Teach Students How to Check Their Work

A student walks up with with his math test and turn it in to you. You glance at the clock. You think, Hmm, 10 minutes ago I gave you this test.

You say, "Did you check your work?"

"Whoops," the student says and takes back the test. He remains standing in front of you and gives each page a quick glance, nodding.

10 seconds later, "Okay, I checked it. Here you go."

Does this routine sound familiar? 

 With our tests, we want to assess what students really know and are able to do. So when an answer is left blank, or we find a minor calculation error that throws off the entire answer, or only one part of the two-part question was completed, it makes it harder to know what the student really knows. "Silly" types of mistakes obviously hurt the student, but it also hurts us!

I had many of these interactions with students, and I found that simply reminding students to check their work was rarely helpful. Did students really know what I meant? Did I really know what I meant?

After some reflection, I broke the concept of "checking your work" into three levels. I modeled how to do each level, and then I taught students when each "level of checking" was best to use. This idea has worked well in math especially, but can be applied to other subjects too.

Let's look closer at each level:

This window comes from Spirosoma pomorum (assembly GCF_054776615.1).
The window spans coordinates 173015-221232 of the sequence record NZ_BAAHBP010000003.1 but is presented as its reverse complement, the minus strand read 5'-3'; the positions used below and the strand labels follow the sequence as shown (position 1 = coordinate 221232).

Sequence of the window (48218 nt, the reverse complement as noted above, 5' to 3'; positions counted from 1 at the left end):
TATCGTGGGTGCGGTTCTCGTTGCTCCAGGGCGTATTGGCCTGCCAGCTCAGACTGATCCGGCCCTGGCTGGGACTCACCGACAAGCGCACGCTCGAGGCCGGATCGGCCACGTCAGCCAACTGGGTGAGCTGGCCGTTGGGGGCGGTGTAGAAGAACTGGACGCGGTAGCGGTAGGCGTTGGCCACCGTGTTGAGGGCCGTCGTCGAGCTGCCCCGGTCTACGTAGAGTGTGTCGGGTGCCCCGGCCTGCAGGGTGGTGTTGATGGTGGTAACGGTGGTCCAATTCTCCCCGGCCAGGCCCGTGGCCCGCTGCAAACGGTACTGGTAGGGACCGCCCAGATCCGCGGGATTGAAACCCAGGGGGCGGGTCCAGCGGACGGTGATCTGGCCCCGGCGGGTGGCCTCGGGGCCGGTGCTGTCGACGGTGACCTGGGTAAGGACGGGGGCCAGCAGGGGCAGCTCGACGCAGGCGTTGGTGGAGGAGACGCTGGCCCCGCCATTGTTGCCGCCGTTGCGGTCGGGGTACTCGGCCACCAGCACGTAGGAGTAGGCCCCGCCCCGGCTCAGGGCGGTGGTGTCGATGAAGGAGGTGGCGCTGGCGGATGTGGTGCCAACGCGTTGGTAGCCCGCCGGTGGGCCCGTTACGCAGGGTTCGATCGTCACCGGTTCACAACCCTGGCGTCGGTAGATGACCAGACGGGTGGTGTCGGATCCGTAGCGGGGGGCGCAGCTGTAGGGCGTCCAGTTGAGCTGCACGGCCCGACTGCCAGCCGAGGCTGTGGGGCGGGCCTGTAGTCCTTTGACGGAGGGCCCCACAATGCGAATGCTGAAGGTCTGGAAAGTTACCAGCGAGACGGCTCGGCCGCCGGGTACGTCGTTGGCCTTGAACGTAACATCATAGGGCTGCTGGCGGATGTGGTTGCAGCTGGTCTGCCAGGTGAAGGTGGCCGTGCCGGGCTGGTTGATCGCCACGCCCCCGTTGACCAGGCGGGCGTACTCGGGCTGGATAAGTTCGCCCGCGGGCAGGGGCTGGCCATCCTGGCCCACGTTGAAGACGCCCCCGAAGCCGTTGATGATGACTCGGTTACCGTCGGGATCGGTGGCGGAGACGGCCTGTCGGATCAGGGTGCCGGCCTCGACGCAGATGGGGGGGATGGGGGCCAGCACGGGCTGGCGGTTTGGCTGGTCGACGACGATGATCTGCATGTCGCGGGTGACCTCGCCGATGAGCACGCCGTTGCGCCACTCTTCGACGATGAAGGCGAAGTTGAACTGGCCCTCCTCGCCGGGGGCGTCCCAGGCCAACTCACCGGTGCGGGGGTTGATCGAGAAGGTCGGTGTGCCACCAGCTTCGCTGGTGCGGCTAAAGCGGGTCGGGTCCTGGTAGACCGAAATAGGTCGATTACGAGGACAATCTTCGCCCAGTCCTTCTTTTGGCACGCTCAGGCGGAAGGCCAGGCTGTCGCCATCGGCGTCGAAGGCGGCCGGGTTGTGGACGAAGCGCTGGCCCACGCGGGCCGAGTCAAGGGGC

Level One Checking

I consider a "level one check" to be the lowest level of checking your work (but better than nothing). After completing your test or assignment, you return to the beginning and check to be sure that you have answered every question. Basically, you are checking to see if you skipped anything. It is quick and takes little thought, but might be the right choice in certain situations, like if you are running out of time.

Level Two Checking

When you check your work at level two, you return to the beginning of your test or assignment and you reread the first question. You then look at your answer and see if it makes sense. If it does, you move on and do the same for the rest of the questions. If it doesn't, you work the problem again to try to find your error. With level two, you really keep your brain turned on. It helps eliminate those "silly" mistakes.

Level Three Checking

Checking your work at level three is like a full court press. This is when you read each question again and rework the problem. You then compare your answer to your first attempt to see if you got the same thing. This takes a lot of time and mental stamina, but might be appropriate for certain sections, like a problem with multi-digit addition or subtraction.

After teaching students the three levels of checking, we put a reminder poster on the board. I made three versions of the poster: the two you see in the here in the post, as well as a plain blackline version. You can have the whole file by signing up below!

Getting students to care about checking their work isn't easy. It takes a change of mindset that completing the last question is not "the end." It also takes the realization that we all are capable of making absent-minded mistakes. 
I've found that teaching students how to use these different levels of checking has helped give students more ownership and the ability to make wiser choices when it comes to checking their work. I hope the idea can help your students too!